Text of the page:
Banks utterly surprised to be paying squillions in bonuses again

THE MEMORY HOLE, London EC1, Monday (NNN) — Barclays and HSBC have passionately defended the City’s culture of bonuses barely a year after the government bailout of the financial system.

Bomb-throwing capitalist“I am shocked, shocked — oh, my cheque? Thank you! — that such bonuses have had to be paid again,” said John Varley, chief executive of Barclays. “Naughty, naughty traders! What can you expect, they’re like kids, they are. They’re like Premier League footballers or Hollywood rock stars or something else that sounds cooler than ‘rapacious scum.’ And we just have to be Roman Abramovich to compete. There are other oligarchs to impress, you know! I mean, there’s a financial system to keep pumping. Capital flowing efficiently to where it’s most needed, or will grow fastest anyway. We’re the arteries of the free market and the traders are the aneurysms. I’m sorry, I’ll start that again.”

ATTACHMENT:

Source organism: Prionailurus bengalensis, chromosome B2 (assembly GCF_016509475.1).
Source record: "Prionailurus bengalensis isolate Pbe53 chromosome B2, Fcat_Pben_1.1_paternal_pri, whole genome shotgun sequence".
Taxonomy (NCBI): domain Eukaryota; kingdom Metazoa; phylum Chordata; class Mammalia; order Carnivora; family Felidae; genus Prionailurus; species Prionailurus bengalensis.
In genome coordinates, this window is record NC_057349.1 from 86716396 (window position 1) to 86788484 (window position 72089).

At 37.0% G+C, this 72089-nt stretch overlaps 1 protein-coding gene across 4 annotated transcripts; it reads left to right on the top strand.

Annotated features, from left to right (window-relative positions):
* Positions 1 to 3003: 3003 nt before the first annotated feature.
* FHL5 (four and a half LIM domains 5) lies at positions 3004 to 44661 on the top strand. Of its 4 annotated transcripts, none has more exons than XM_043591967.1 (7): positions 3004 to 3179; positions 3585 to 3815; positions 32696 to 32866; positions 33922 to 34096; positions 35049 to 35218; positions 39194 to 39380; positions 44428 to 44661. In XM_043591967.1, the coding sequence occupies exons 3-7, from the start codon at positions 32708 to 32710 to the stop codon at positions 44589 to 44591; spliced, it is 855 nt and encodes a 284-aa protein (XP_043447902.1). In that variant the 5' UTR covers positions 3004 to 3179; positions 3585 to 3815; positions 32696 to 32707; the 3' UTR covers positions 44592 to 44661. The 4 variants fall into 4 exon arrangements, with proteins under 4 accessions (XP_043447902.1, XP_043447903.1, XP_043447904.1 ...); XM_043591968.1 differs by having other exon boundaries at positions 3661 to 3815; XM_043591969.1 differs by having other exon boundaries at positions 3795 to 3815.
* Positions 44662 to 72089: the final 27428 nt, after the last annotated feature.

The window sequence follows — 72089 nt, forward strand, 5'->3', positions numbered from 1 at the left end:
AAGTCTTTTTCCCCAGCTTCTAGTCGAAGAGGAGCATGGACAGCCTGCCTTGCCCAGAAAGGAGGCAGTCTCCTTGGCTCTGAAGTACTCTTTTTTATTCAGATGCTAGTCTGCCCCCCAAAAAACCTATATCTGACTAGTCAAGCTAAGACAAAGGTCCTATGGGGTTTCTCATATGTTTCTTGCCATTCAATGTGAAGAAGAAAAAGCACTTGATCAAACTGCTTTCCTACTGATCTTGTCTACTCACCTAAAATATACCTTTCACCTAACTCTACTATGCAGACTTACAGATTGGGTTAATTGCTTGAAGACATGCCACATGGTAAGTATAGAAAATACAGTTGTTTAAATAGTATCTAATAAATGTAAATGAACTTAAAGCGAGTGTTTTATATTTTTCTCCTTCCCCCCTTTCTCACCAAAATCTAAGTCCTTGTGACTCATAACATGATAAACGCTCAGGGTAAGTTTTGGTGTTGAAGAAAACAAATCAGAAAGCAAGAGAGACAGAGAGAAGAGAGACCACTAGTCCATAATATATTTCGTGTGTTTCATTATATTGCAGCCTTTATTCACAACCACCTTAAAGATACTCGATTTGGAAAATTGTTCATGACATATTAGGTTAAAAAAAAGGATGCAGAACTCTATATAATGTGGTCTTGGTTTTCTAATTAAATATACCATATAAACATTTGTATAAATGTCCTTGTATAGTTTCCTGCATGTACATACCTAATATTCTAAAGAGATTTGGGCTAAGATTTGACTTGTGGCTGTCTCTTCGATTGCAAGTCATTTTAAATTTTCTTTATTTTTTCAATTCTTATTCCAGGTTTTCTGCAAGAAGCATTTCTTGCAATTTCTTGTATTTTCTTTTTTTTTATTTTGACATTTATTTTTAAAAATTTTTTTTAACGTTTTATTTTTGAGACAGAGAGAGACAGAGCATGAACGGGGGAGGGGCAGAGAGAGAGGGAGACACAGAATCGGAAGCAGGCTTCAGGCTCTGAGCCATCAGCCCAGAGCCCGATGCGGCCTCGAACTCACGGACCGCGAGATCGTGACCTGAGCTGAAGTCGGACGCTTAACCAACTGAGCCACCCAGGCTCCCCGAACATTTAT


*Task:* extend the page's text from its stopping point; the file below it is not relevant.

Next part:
A jump in profits for both banks led to speculation as to huge pay deals, with details to be published on Wikileaks later in the week. Barclays Capital has profits of half the British Isles, while HSBC has options on half of Hong Kong.

But criticism of the banks came from across the political spectrum. Vince Cable, the Liberal Democrat Treasury spokesman, said the Financial Services Authority needed to show “real teeth” rather than the false ones that worked so well from 1997 until 2008. Minister for Women and Equality Harriet Harman said they needed more women in the boardrooms of major banks. Shadow chancellor George Osborne replied that Mrs Thatcher was getting on a bit, but did so well last time that they were sure she’d still do a better job than the current government.

Stuart Gulliver of HSBC explained: “If a trader makes a deal, they know two days later how much they made. If it’s a five million profit, that is something we can count, we can see it, it’s real. If it turns out a couple of years later to be a hugely leveraged disaster requiring trillions in government bailouts to avert the total collapse of the world economy, how were they to know? It’s most unfair and disrespectful of artistic genius. We’re putting the 2008 crash in for this year’s Turner Prize.”

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